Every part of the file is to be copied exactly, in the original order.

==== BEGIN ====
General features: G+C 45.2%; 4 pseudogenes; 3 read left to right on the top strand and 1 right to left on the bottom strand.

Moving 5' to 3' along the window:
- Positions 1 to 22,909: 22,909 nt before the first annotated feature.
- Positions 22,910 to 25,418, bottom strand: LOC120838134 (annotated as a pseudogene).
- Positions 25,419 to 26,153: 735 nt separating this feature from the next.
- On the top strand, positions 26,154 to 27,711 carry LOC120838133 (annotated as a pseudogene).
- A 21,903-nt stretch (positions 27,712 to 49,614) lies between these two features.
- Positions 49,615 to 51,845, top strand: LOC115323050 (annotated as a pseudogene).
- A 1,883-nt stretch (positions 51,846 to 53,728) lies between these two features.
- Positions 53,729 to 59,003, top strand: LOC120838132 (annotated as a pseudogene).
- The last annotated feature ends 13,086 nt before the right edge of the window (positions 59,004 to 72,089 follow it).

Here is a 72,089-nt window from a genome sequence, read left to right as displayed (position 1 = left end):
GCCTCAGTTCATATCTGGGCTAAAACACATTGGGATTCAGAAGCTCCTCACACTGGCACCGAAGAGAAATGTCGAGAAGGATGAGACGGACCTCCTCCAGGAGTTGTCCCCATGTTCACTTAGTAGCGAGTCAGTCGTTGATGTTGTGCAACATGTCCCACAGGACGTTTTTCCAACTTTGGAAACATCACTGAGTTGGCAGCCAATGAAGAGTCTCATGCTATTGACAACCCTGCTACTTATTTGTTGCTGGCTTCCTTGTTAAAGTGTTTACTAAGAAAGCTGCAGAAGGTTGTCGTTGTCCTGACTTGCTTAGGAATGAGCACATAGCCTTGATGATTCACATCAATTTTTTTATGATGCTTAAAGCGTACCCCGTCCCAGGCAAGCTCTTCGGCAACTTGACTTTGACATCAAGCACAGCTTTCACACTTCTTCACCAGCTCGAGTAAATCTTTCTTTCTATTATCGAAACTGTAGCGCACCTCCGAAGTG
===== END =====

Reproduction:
General features: G+C 45.2%; 4 pseudogenes; 3 read left to right on the top strand and 1 right to left on the bottom strand.

Moving 5' to 3' along the window:
- Positions 1 to 22,909: 22,909 nt before the first annotated feature.
- Positions 22,910 to 25,418, bottom strand: LOC120838134 (annotated as a pseudogene).
- Positions 25,419 to 26,153: 735 nt separating this feature from the next.
- On the top strand, positions 26,154 to 27,711 carry LOC120838133 (annotated as a pseudogene).
- A 21,903-nt stretch (positions 27,712 to 49,614) lies between these two features.
- Positions 49,615 to 51,845, top strand: LOC115323050 (annotated as a pseudogene).
- A 1,883-nt stretch (positions 51,846 to 53,728) lies between these two features.
- Positions 53,729 to 59,003, top strand: LOC120838132 (annotated as a pseudogene).
- The last annotated feature ends 13,086 nt before the right edge of the window (positions 59,004 to 72,089 follow it).

Here is a 72,089-nt window from a genome sequence, read left to right as displayed (position 1 = left end):
GCCTCAGTTCATATCTGGGCTAAAACACATTGGGATTCAGAAGCTCCTCACACTGGCACCGAAGAGAAATGTCGAGAAGGATGAGACGGACCTCCTCCAGGAGTTGTCCCCATGTTCACTTAGTAGCGAGTCAGTCGTTGATGTTGTGCAACATGTCCCACAGGACGTTTTTCCAACTTTGGAAACATCACTGAGTTGGCAGCCAATGAAGAGTCTCATGCTATTGACAACCCTGCTACTTATTTGTTGCTGGCTTCCTTGTTAAAGTGTTTACTAAGAAAGCTGCAGAAGGTTGTCGTTGTCCTGACTTGCTTAGGAATGAGCACATAGCCTTGATGATTCACATCAATTTTTTTATGATGCTTAAAGCGTACCCCGTCCCAGGCAAGCTCTTCGGCAACTTGACTTTGACATCAAGCACAGCTTTCACACTTCTTCACCAGCTCGAGTAAATCTTTCTTTCTATTATCGAAACTGTAGCGCACCTCCGAAGTG